More plundering of the in-laws' house has turned up this gem:
Amazingly, it fell out of a book I had intended to read. No sooner did I open the hard cover than it came sliding out, into my palm. On the back is stamped: "© 1970 KELLOGG CO." and it feels like it's made of a very soft plastic. Not quite rubber and not dissimilar to today's silicon products, it's at once sturdy and flexible.
This thing was manufactured the year I was born! (And yes, my 40th birthday's coming up and I'm pretty displeased about that.) Look at the difference between the toy surprise of yesteryear and the crap we get today. Four decades ago, a kids' cereal company thought nothing of crafting a complex stencil of its own breakfast mascots for the entertainment of children! Today, you get some doodle on a piece of cardboard or an injection-molded animal on wheels that don't work. (And let's not even bring Cracker Jack's inglorious fall into this.)
This stencil, being made the year of my birth and having survived twoscore years intact--indeed, nigh-pristine--I had no other choice than to mark an impression with the stencil onto paper. I found a nice, dark gel pen and tried to put it into the first sluice of Crackle's hat... and was blocked. The slits were far too narrow for a pen. I selected a long, thin pencil with a very slender tip and discovered this, too, was still too thick for the stencil. Any child who first attempted to utilize this "toy" doubtlessly met with the same mounting frustration and irritation I began to experience.
However, I have an unreasonable and desultory collection of writing implements. It was no effort to find a mechanical pencil and extend the lead too far for writing but just perfect for this stencil. When I completed Crackle's head, however, I decided this was too demanding an effort with too little kickback to merit completing the trio. Making sure every last tiny space and dot was filled up was tedious, and compressing the stencil rigidly in place with my other hand developed a burning cramp in my forearm. In the end I had a seat on the porch--our weather is currently lovely--and discovered the necessity for more than adequate lighting for this activity: many of the slits are so small and thin they cannot be detected in light any degree of dim.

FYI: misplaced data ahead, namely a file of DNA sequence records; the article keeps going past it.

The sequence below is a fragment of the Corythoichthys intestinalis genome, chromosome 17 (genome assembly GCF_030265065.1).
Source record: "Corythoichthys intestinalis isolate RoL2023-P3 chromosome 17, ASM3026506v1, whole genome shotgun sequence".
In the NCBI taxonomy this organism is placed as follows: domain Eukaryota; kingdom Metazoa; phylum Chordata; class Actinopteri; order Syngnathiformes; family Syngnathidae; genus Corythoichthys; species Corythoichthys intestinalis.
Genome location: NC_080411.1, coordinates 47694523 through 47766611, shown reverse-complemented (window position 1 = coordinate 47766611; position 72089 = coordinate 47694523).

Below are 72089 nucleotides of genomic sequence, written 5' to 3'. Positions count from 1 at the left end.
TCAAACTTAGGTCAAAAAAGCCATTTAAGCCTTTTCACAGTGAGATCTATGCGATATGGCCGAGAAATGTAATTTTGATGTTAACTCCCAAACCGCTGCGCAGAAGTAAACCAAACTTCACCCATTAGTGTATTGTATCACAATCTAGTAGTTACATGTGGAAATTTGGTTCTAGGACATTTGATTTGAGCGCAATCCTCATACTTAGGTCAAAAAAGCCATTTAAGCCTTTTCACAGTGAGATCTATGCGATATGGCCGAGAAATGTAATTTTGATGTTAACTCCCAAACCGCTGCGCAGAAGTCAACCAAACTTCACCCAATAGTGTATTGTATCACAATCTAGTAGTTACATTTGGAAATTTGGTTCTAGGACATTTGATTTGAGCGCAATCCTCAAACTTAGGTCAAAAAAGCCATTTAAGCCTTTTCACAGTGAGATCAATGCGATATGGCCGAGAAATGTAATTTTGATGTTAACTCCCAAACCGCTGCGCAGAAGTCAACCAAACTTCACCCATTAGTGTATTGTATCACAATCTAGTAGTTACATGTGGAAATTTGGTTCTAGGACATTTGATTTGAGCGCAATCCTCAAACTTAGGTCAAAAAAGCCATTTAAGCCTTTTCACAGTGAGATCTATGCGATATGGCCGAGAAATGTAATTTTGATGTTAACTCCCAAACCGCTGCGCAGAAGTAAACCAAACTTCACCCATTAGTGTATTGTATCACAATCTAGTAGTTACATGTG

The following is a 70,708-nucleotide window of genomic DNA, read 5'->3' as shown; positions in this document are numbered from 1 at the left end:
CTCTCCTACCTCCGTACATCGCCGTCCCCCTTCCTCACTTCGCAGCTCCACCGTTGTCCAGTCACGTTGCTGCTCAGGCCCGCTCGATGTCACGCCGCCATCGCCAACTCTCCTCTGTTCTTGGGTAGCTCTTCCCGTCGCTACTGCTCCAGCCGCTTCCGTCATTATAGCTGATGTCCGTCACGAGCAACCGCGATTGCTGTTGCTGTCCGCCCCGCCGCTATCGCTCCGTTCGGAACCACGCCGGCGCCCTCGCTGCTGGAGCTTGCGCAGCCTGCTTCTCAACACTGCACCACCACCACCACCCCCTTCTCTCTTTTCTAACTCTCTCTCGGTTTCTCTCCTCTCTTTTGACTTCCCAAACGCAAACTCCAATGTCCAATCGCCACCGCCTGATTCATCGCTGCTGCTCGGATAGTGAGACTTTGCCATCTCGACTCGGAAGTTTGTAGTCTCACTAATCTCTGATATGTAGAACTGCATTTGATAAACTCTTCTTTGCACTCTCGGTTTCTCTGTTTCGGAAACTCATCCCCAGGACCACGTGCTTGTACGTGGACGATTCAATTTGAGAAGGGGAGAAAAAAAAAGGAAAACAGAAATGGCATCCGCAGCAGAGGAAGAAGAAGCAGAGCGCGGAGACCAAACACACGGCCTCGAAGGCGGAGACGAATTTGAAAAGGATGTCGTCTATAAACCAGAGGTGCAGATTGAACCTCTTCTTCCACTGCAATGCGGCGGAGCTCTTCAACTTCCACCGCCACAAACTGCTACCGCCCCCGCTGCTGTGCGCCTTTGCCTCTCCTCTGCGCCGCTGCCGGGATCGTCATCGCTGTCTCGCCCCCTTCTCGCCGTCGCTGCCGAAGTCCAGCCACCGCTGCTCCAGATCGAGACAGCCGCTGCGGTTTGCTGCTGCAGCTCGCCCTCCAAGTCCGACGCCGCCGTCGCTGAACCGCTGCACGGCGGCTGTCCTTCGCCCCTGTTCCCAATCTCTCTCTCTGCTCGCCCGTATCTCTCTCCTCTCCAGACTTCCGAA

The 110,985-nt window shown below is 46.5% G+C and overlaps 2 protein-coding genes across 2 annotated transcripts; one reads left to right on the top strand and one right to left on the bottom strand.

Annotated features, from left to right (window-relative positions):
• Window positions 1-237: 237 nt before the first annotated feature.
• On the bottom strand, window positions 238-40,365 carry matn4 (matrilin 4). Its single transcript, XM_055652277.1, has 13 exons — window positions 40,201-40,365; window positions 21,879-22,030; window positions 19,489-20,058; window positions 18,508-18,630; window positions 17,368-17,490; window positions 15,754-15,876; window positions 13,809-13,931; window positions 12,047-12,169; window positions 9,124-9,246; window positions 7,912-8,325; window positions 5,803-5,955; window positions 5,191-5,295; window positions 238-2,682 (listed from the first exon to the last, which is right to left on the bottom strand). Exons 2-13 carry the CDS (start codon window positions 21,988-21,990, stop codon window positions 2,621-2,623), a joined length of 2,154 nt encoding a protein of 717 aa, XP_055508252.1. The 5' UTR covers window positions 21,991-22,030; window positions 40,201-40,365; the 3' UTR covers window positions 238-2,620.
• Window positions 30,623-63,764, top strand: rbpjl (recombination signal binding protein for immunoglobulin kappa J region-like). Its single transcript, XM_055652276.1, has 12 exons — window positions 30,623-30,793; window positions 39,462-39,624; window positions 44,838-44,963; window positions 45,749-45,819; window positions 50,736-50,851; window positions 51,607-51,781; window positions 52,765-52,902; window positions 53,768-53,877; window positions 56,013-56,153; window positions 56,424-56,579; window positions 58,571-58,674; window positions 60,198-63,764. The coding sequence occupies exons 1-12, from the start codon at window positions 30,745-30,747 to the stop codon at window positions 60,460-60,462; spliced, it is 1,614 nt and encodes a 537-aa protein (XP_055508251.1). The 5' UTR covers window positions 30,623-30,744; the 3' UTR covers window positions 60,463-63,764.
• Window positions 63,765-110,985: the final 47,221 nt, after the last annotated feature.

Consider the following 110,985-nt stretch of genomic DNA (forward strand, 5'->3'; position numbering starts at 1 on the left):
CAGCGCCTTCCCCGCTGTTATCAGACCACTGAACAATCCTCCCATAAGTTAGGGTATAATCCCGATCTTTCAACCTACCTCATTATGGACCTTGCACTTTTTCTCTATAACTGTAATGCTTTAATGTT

My cat hopped up into the chair beside me and kept me company while I traced out these three friends. I heard an anecdote that these elfin figures represented three Depression-era immigrant groups, revealed by their costumes: Snap was some form of Scand (my memory is leaky on this point, and what nation wears both chef's hats and neckerchiefs?), Crackle was French, and Pop was German. However, I was completely unable to find anything to corroborate this theory online, the past having been rewritten. Anyway, ten minutes later I had my tableau.
It seems that the succession of faces degenerated, purely the fault of the stencil. I had some fun coloring in Crackle's hat, but coloring in Pop's entire eye made me wonder what had gone wrong. Perhaps nothing is meant to be colored in by the pencil: you simply trace the outline and then color it in? That sounds reasonable, though those lines are so freakin' thin, there's very little coloring to be done.
And, of course, they look nothing like their contemporary interpretation: